To celebrate May the Fourth (Star Wars Day, for those of you who were unaware), the Black Milk Clothing fanpage posted this…
…which, understandably, bothered several fans due to the implication that being more like the woman on the left is somehow better or more desirable than being like the woman on the right (Mayim Bialik as Amy in "The Big Bang Theory"). It also happens to go against their own, arguably cult-like, "commandments". In particular:
COMMANDMENT #1 - YOU SHALL BE EXCELLENT TO ONE ANOTHER
COMMANDMENT #5 - YOU SHALL NOT MAKE CRITICAL COMMENTS ON OTHER WOMEN'S BODIES.
When some of the page's followers pointed out this contradiction of their own rules to Black Milk, their comments were either promptly deleted or met with condescending comments from the brand's social media team, which only served to gain more attention than the initial meme itself.
But Black Milk persisted, defending their right to "poke fun at themselves" – though no members of staff were featured in the meme - and stated that the people who had been offended by the post were a minority and admitted that they would continue to delete any comments that weren't "positive" enough. When this was, again, received negatively, they even went so far as to tell their own customers to unlike their page and to stop supporting them if they felt that this particular thread was out of line:
For many followers and long-time customers that had been watching from the sidelines, this was the final straw, and several decided to jump in and attempt to convince Black Milk of how terribly they were handling the situation...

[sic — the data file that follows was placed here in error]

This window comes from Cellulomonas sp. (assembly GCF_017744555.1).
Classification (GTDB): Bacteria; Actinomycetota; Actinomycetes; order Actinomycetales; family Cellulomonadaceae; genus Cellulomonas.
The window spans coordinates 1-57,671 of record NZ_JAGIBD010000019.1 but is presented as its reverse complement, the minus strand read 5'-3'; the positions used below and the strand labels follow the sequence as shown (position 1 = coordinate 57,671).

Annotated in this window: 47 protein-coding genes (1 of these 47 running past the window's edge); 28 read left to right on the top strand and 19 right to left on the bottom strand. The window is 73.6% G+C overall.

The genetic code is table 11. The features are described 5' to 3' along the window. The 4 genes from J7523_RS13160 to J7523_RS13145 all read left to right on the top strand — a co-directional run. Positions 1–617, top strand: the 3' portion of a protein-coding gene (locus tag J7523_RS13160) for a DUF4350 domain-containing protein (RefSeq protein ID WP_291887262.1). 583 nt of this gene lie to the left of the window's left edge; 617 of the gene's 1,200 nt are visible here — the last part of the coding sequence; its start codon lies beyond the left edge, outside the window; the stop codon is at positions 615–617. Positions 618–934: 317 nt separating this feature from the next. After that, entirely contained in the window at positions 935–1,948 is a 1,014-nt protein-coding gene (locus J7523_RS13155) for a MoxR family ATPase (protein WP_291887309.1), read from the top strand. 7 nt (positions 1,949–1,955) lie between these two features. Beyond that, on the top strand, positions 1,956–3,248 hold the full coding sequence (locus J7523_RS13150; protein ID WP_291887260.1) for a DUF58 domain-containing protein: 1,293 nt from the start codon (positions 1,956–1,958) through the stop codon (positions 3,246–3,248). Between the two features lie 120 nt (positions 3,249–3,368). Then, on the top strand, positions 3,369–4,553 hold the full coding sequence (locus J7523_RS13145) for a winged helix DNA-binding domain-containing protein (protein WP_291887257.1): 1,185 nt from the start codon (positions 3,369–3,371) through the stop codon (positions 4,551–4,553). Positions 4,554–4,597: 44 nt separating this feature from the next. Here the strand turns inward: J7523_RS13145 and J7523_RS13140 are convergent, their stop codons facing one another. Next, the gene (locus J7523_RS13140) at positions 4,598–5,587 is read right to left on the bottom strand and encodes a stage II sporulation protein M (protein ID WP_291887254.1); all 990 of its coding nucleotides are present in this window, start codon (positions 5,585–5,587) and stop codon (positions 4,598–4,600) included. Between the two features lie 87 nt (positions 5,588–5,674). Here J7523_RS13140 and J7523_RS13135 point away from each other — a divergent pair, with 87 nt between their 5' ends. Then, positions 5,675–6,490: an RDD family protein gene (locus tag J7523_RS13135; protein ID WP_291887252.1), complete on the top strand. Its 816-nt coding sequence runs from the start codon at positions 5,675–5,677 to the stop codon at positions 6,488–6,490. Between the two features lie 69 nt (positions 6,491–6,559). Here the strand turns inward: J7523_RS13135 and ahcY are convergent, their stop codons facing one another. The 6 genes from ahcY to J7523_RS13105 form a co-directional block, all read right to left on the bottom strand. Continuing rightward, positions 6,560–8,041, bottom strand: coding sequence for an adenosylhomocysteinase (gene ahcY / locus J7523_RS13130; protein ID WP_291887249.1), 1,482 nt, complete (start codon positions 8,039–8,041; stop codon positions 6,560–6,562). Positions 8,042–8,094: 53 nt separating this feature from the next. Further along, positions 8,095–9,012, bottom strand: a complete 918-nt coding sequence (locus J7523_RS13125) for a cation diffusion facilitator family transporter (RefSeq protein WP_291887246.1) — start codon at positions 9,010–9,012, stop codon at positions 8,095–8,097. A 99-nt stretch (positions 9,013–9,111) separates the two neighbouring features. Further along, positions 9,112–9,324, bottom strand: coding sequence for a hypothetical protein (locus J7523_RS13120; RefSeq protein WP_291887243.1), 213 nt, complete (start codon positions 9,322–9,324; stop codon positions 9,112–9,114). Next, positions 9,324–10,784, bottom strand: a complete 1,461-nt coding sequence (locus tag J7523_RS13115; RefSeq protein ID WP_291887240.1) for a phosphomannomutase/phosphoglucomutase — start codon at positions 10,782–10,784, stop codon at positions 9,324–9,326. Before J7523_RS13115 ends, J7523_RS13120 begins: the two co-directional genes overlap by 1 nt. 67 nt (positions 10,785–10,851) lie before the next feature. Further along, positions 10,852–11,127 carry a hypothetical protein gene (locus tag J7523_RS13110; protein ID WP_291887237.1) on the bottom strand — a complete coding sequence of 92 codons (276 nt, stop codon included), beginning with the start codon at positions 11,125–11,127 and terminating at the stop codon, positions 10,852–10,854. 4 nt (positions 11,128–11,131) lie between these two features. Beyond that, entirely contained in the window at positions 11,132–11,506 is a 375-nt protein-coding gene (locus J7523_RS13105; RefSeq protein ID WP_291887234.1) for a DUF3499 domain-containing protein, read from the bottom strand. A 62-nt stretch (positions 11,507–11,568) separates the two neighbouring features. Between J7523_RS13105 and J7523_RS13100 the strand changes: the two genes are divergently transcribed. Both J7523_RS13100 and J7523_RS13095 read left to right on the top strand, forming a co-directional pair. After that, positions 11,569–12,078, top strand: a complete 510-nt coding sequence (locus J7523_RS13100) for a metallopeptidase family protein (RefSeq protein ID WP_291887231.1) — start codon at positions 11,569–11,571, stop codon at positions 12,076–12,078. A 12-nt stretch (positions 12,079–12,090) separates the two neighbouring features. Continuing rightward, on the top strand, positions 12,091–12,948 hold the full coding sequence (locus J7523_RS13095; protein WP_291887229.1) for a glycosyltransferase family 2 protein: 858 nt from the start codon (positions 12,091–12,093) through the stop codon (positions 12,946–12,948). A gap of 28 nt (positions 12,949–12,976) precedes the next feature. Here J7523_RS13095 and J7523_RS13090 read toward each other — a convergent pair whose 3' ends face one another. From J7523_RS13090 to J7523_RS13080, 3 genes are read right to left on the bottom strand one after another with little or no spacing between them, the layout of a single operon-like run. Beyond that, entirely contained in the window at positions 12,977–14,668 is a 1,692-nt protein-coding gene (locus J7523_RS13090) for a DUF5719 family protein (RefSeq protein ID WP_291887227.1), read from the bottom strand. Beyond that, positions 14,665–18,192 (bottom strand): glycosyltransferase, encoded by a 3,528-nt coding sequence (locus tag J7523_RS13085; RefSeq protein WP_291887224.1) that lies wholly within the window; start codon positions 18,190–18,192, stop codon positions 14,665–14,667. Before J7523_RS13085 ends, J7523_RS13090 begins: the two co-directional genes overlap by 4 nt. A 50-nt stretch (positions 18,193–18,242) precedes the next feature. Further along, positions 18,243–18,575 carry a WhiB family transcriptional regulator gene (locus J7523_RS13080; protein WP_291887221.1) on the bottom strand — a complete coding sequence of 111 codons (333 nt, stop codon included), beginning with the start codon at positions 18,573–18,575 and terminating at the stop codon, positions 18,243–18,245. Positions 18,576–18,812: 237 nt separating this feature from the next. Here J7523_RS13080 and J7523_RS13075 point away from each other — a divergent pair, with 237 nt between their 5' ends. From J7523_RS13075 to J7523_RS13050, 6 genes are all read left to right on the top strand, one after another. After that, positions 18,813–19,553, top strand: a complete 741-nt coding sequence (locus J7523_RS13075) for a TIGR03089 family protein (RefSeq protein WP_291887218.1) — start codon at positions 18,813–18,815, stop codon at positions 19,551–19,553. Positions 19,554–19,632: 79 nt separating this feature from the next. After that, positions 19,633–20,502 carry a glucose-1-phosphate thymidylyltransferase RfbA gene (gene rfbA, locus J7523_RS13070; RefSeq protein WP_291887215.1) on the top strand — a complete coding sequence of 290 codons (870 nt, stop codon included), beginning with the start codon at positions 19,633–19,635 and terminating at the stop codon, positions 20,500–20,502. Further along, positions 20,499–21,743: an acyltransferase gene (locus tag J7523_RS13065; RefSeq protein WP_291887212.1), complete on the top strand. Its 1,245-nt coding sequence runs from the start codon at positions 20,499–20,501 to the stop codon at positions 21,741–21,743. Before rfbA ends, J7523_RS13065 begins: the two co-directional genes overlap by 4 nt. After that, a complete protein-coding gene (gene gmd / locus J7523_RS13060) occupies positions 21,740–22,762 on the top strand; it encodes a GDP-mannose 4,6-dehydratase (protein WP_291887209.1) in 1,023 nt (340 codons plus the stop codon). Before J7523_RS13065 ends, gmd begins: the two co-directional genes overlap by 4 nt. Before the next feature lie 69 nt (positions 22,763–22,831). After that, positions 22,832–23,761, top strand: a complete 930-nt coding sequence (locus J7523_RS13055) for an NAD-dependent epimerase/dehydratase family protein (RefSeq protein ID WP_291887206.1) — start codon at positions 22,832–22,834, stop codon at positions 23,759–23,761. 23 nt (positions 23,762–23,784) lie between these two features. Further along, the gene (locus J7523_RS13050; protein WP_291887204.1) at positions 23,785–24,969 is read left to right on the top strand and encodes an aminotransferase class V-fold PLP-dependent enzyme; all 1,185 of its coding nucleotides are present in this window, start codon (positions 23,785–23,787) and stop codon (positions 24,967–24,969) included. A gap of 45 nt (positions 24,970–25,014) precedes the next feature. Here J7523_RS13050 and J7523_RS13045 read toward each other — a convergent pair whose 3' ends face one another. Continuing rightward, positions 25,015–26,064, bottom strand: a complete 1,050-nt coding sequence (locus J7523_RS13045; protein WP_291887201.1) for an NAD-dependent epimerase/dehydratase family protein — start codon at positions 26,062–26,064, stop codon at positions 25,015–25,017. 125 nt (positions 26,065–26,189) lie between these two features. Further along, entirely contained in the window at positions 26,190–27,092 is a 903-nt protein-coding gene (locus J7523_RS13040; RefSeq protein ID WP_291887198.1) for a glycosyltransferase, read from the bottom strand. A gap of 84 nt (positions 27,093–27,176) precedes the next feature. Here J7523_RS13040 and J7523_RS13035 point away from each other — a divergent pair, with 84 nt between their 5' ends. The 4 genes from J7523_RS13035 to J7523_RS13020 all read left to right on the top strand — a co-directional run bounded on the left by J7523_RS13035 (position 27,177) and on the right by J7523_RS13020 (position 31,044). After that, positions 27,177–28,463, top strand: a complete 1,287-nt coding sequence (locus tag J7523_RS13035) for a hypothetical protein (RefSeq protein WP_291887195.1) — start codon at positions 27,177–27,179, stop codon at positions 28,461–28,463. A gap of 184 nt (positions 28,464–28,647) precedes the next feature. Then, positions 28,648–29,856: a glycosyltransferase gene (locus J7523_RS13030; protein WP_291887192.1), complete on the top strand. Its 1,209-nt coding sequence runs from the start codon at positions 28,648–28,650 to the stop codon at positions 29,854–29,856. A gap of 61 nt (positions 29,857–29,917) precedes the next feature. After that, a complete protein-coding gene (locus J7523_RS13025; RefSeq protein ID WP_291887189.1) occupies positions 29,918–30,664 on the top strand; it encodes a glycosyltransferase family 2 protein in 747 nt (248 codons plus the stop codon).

After dozens of people were banned from the fan page (including several long-time customers that had helped to build the brand in the first place) and even more comments were deleted or unsatisfactorily responded to, many people took to the company's many regional fan groups to express their disappointment in the way the situation was being handled, leading to an array of hilarious memes and not-so-hilarious comments directed at the company, including some from media personalities and affiliates of Disney, with whom Black Milk have an upcoming licensing deal.
The above tweet linked to this video.
More than 24 hours after the initial image was posted, Black Milk Clothing finally decided to remove the thread, but would not back down when it came to an apology, stating the following:
Though it was a relief to see them finally give in and delete the post, rather than to continue their ban-and-delete spree, it left a bitter taste in the mouths of many – especially those who had been banned from the page without even commenting on the thread in the first place.
With thousands of customers feeling alienated and shrugged off by a company which they helped to build (and which has spent the past few years handling the social side of their company brilliantly, with many citing it as one of the best examples of online presence done right), many fans are now stating that they will no longer be supporting the brand. The amount of likes on the company's Facebook page has already dropped by several thousand.
How right they were.
Black Milk Clothing's head of sales and marketing, Cameron Parker, has issued an apology, stating "I want to start off by saying I am incredibly sorry for everything that has happened over the last couple of days. We made a mistake and we apologise sincerely."
Parker wrote out a five-point response outlining the company's views on the controversy, ending with "We stand up for what we believe in. People can have differences of opinions about what is right and wrong, right?"
You can read the full apology here.